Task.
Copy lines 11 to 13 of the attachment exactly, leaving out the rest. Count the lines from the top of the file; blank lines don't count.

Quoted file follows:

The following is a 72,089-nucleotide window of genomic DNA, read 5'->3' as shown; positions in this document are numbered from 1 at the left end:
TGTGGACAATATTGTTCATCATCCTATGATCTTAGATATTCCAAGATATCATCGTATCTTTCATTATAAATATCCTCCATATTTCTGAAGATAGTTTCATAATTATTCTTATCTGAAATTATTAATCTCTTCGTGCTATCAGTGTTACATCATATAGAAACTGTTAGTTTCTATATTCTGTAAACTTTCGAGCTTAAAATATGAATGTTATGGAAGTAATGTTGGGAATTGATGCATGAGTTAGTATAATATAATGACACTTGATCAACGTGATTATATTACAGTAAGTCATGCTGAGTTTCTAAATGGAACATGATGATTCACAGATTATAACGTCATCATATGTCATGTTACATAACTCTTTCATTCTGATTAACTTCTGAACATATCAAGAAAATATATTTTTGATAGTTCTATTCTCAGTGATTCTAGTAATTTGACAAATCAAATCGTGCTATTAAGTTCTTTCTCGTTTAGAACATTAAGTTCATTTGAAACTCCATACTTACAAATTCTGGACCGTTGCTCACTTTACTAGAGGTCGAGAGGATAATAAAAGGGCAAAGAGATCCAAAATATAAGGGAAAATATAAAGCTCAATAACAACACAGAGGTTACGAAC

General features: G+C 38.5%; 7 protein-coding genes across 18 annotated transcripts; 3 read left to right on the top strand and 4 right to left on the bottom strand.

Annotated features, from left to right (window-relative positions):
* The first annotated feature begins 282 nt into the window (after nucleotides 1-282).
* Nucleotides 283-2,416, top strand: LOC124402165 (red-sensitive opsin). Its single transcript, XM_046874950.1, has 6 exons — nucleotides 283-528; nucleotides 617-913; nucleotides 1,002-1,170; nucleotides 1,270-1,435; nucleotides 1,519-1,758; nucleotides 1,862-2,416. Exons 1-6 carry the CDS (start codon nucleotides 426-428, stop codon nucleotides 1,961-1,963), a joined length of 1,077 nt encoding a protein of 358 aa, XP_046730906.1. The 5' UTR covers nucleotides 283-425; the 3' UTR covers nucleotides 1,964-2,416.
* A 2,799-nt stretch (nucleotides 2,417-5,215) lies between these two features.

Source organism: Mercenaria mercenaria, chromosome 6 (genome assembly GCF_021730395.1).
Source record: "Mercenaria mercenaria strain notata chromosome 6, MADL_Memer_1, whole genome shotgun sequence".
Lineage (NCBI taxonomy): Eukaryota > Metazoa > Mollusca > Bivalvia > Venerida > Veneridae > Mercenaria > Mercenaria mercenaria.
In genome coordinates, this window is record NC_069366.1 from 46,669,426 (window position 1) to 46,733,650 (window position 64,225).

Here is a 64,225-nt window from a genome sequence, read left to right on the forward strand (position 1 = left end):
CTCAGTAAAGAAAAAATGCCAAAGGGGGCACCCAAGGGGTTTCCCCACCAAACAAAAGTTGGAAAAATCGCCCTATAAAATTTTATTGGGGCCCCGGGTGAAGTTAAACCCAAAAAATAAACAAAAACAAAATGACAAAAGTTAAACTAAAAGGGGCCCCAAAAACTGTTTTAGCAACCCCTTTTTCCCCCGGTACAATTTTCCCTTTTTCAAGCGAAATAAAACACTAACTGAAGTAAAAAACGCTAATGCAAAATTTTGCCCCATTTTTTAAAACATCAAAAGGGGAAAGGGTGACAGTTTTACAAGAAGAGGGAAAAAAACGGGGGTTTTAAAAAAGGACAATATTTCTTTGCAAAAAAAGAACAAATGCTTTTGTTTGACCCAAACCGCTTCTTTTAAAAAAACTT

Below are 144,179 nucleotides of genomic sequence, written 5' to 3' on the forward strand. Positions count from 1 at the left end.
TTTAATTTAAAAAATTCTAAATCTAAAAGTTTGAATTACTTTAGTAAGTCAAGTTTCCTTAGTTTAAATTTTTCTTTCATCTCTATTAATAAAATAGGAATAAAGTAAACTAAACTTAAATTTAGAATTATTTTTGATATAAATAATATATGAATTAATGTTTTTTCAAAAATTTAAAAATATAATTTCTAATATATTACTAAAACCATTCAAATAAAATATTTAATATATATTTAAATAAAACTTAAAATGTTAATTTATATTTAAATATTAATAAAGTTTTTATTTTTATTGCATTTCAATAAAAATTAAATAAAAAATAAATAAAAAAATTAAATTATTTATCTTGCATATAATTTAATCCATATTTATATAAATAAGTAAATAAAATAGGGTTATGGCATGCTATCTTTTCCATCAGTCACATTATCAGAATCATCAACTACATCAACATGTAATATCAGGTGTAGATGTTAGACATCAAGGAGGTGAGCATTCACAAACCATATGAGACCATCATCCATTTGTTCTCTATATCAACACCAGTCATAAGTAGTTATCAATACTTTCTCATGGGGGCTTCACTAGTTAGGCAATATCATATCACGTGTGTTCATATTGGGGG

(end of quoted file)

In genome coordinates, this window is record NC_069366.1 from 46,669,426 (window position 1) to 46,733,650 (window position 64,225).

Here is a 64,225-nt window from a genome sequence, read left to right on the forward strand (position 1 = left end):
CTCAGTAAAGAAAAAATGCCAAAGGGGGCACCCAAGGGGTTTCCCCACCAAACAAAAGTTGGAAAAATCGCCCTATAAAATTTTATTGGGGCCCCGGGTGAAGTTAAACCCAAAAAATAAACAAAAACAAAATGACAAAAGTTAAACTAAAAGGGGCCCCAAAAACTGTTTTAGCAACCCCTTTTTCCCCCGGTACAATTTTCCCTTTTTCAAGCGAAATAAAACACTAACTGAAGTAAAAAACGCTAATGCAAAATTTTGCCCCATTTTTTAAAACATCAAAAGGGGAAAGGGTGACAGTTTTACAAGAAGAGGGAAAAAAACGGGGGTTTTAAAAAAGGACAATATTTCTTTGCAAAAAAAGAACAAATGCTTTTGTTTGACCCAAACCGCTTCTTTTAAAAAAACTT